As The Clemson Insider reported in our Insider Report Monday, Clemson is planning to allow fans into Memorial Stadium this coming season. However, as TCI learned on Wednesday, there is a process it must go through in order to have fans attend a football game given the current situations due to the COVID-19 pandemic.
Sources have told TCI, Clemson could be approved by South Carolina’s Department of Commerce and Gov. Henry McMaster soon and could be announcing its plans by the end of the week. One source told us they do not expect any problems with the state or the Governor approving the plan. The University of South Carolina is having to go through the same process.
“Basically, the Governor has his guidelines which sets limits on how many people can be gathered at one event,” a source said. “But there is a process Clemson and South Carolina are going through to get an exception to the rule.”
From what we have heard, Clemson is looking at a plan that will allow around 23 percent of Death Valley’s capacity. Memorial Stadium officially holds 81,500 fans. At 23 percent, this year’s number would come to about 16,000 fans.
The news coming out of Clemson lines up to what some of the schools in the ACC and SEC have already announced. Georgia Tech announced on Wednesday it will host a 20 percent capacity at Bobby Dodd Stadium in Atlanta, while Georgia announced it will hold somewhere between 20 and 25 percent at Sanford Stadium in Athens.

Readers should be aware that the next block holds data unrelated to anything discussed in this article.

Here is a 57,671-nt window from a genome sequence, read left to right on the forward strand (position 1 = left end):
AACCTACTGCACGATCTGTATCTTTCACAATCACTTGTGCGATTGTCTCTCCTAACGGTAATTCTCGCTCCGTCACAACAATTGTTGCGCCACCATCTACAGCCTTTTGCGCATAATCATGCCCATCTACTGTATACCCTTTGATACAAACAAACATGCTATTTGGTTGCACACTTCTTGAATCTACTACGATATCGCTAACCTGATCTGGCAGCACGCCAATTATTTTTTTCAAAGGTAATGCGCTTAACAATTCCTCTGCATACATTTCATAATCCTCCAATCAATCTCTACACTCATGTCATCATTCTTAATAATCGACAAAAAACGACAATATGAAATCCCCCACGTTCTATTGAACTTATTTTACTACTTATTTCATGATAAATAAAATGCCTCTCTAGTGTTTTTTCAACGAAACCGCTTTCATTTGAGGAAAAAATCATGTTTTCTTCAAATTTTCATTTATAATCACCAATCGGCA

Texas A&M announced it will have 25 percent, while Auburn and Alabama will both have 20 percent.
Keep in mind, nothing at Clemson or South Carolina has been formerly approved until the state of South Carolina signs off on it first. The process was supposed to be approved last week, but it got put on hold due to the news of the Big Ten and Pac-12 postponing their fall seasons until the spring.
But with the ACC, SEC and Big 12 announcing they are pushing forward towards a 2020 season in the fall, the process started back up.
As for tailgating, it sounds as if Clemson will allow tailgating for those that have parking passes for the particular game. We were told Clemson is going to monitor tailgates and make sure there are not big groups of people like you normally see on Saturday afternoons in the fall in Clemson.
“If they see five or ten around the tailgate that will be acceptable, but if they see ten to twenty, then they will probably go and break those crowds up,” one source said.
As you know, this past Monday the Clemson ticket office sent out an email to season-ticket holders and asked which fans already know they will not attend any home games this year. The point of the email was to get an idea of how many tickets they can allocate to other fans.
They want to make sure the tickets they supply are given to those fans who know they can attend the games.
Earlier on Wednesday, Clemson officially announced the Tigers will host The Citadel on Sept. 19 as its one non-conference game the ACC is allowing its member institutions to play within its own state borders. The two teams were originally scheduled to meet on Nov. 14 in Clemson.
Both Clemson and The Citadel will adhere to competition testing protocols set forth by the ACC Medical Advisory Group. Clemson also has home games scheduled for Oct. 3 (Virginia), Oct. 10 (Miami), Oct. 24 (Syracuse), Oct. 31 (Boston College) and Nov. 28 (Pitt).
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